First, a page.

Endless footage of surgical procedures gone wrong – I think there must now be a dedicated Appalling Operations channel squeezed into the airwaves between The Hitler Channel and Family Guy repeats – is hardly uplifting, but can provoke illuminating comments on teenage body image. There's a peculiar licence to these "eyes front" conversations. Safely distanced from personal experience, events unrolling on screen – dramatic, polemic or banal – are an effective lightning rod for hard-to-approach subjects. In any case, the tussle for the single remote, is I think, in some obscure way character-forming, a necessary exercise in compromise. I would not, perhaps, choose to watch Hollyoaks on a regular basis. ("It's how young people speak, Mum. Get over it.") My kids, on the other hand, do not clamour for Question Time ( "Stop shouting, Mum! They can't hear you and they don't care"), but the flickering screen, like the fire in the cave, draws them in and mostly, by the end of the show, all are ranting merrily at the screen. Better than "Boggle" any day.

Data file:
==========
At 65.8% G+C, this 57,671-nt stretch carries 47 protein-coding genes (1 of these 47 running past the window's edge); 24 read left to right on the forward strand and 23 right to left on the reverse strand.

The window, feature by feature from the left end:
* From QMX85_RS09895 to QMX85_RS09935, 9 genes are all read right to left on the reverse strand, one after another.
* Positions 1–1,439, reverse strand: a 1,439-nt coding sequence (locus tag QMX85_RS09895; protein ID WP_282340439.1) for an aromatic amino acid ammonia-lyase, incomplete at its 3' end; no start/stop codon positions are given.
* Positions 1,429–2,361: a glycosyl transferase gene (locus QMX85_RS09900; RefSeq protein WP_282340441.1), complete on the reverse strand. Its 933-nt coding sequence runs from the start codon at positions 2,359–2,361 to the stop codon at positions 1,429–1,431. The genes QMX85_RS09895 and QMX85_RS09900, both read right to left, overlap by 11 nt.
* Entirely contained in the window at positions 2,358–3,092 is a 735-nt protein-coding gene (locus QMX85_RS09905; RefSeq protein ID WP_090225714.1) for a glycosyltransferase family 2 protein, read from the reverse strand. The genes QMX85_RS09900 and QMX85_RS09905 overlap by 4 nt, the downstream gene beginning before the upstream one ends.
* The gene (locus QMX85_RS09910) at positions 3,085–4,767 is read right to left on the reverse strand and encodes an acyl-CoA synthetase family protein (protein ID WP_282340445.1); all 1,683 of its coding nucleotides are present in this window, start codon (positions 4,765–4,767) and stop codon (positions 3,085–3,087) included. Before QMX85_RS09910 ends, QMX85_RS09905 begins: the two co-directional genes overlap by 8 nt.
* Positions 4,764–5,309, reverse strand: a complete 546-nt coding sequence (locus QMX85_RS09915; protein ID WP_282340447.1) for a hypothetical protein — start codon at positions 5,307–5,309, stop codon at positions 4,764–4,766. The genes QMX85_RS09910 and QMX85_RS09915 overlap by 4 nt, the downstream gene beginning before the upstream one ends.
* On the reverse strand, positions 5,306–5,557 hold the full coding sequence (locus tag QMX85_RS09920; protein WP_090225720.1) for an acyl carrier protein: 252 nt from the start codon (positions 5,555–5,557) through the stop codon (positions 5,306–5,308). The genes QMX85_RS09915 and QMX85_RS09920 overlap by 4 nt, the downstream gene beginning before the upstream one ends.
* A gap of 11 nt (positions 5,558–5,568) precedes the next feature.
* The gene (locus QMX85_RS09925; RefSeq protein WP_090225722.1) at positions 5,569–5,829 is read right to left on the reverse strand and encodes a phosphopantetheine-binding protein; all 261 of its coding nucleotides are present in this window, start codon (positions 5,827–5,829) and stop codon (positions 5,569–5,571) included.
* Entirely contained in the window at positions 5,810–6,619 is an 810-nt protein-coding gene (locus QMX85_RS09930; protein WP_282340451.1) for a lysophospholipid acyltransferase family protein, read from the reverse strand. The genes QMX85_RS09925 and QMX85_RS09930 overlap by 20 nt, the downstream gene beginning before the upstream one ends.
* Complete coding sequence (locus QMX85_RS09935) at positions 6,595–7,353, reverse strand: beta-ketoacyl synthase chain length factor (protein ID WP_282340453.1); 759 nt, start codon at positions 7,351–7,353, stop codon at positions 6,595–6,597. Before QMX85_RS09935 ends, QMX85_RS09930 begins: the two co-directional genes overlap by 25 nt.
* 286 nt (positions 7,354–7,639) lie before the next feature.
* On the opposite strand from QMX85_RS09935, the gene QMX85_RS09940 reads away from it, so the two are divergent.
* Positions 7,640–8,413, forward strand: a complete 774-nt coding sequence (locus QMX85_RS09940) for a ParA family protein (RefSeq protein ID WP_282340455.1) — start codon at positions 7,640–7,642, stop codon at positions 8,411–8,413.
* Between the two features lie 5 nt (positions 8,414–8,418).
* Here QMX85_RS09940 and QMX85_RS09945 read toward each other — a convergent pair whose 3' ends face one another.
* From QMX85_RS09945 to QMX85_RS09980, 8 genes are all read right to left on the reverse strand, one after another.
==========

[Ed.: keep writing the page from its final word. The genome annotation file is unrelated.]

I have long viewed the six-inch stiletto as an instrument of sadism, created to prove the old – and somehow elementally – French notion "il faut souffrir pour etre belle". How wrong I was. According to Parisian shoe maestro Christian Louboutin, "The arch of a foot in a high heel is precisely the shape of a woman's foot when she orgasms. Putting your foot in a heel, he argues, "you are putting yourself in a possibly orgasmic situation". At £600 a pump for your genuine Louboutins, it's an expensive thrill. But somebody needs to tell Victoria Beckham, whose heel-wearing genius is matched only by her ability to remain stony-faced at all times. If stilettos are the new sex – and this is Posh in throes of ecstasy – I'm sticking with the old kind. It's cheaper and you don't get blisters.

React Now

Latest stories from i100
Have you tried new the Independent Digital Edition apps?
iJobs Job Widget
iJobs General

Recruitment Genius: Trainee Vehicle Inspectors / Purchasers